Advice

Preparation advice

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Download ASICS' 6000D preparation programme
medixtrem
You can also follow advice from Medi Xtrem (Medical and sports association composed of chiropodists and physiotherapists) 

Preparation by Jeannot Germain (Chairman of La Plagne's VEO 2000 Club):

This race requires three essential qualities

1/ TO BE A GOOD CLIMBER:

You need strong quadriceps and ankles (because heels are often in suspension because of the slope). Poles can help you and if you use the nordic walking technique,  you can gain about 10% energy by using your upper body. Get telescopic poles et adjust them to about 10cm lower than for downhill skiing (e.g. if you are 1m80, adjust your poles to about 1m20).
The training is the same as marathon training, consisting of alternating short and long distances and in long distance either running or on a bike (or hiking if you live in the mountains).

You can strengthen your muscles with simple, regular exercises.
Going up a hundred stairs, one by one or two by two (for more power) using the descent to catch your breath. 2 or 3 series of ten ascensions with breaks in between

2 or 3 series of ten squats without weights with breaks in between.
Chair position for one minute with feet  together and 50 m sprint at the end of jogging.
Altitude can be tricky from 2000m if you are not used to it. You may feel the lack of oxygen.
The best way to avoid this problem is to adapt to the conditions by spending 8 - 10 days at that altitude before the race to make red cells.

2/ TO BE A GOOD DOWNHILLER:

You mustn't be afraid of the slope so, like with skiing, you have to keep your weight forward to relieve your quadriceps and use your back muscles more. You need to overventilate. You can get so focused on your feet that you forget to breathe which can provoke muscle asphyxia.
You must always anticipate by looking ahead.
Avoid banking, which is very tiring for the ankles by letting go and going straight down the slope.

3/ MENTAL STRENGTH:

There is nothing like sophrology and relaxation therapy to encourage reflex images of race relaxation.

Finally: try to stay concentrated in order to eat and drink at the right time without waiting to be hungry or thirsty . If you are sensitive to the cold, put on a breathable, long-sleeved t-shirt under your race clothes but never wear a windbreaker. Body temperature rises during the race and cold becomes an asset for staying cooler.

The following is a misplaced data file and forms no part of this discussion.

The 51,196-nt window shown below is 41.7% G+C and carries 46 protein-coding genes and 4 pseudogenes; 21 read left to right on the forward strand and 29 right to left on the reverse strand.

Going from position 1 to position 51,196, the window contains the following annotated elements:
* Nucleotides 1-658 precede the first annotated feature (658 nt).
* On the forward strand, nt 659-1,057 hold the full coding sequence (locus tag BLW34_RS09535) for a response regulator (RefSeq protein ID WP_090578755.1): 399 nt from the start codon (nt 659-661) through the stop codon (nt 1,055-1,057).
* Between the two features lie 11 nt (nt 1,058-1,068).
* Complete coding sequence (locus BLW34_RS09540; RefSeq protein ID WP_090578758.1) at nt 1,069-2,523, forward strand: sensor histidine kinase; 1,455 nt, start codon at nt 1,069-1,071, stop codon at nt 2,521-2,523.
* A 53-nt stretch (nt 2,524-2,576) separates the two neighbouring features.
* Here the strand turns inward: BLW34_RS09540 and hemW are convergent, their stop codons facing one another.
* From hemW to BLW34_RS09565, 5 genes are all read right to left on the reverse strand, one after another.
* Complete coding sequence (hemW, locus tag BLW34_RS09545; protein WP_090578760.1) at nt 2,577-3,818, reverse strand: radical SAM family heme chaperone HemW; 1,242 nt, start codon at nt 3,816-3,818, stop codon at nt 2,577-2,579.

Don't throw your garbage on the ground, the mountain ecosystem is fragile and needs to be protected.


Good luck to all.

RECOVERY

By Jeannot Germain (Chairman of La Plagne's VEO 2000 Club):
In this kind of race, you are rarely in red zone and should even keep a good oxygen balance to keep going (for 10 to 25 hours).

As far as recovery is concerned, the length varies depending on your level and physical conditions. A short week with no running but a few sessions in the swimming pool instead to relax the muscles is essential and resumption must be progressive. The great advantage over road running is that the ground is softer so the joints suffer less. You will need a break of at least one month before planning another competition.

 

 

Main difficulties

Even if the race starts off fast, don't panic!  60km is very long and lots of things can happen.

From Les Esserts to the Glacier, you should be at cruising speed because it climbs  all the way (apart from a very few flat or downhill parts).

After the Glacier, you need to negotiate the 1000m downhill as best you can without asphyxiating your muscles or the 450m climb that comes next will be very hard.

The Arpette to the valley is downhill all the waywith a lot more rolling parts than in previous years, particulary at the end.

Anyone accompanying the competitors will find a list of the best places to see the runners in the road book ('course' section).

 

Cette course demande 3 qualités essentielles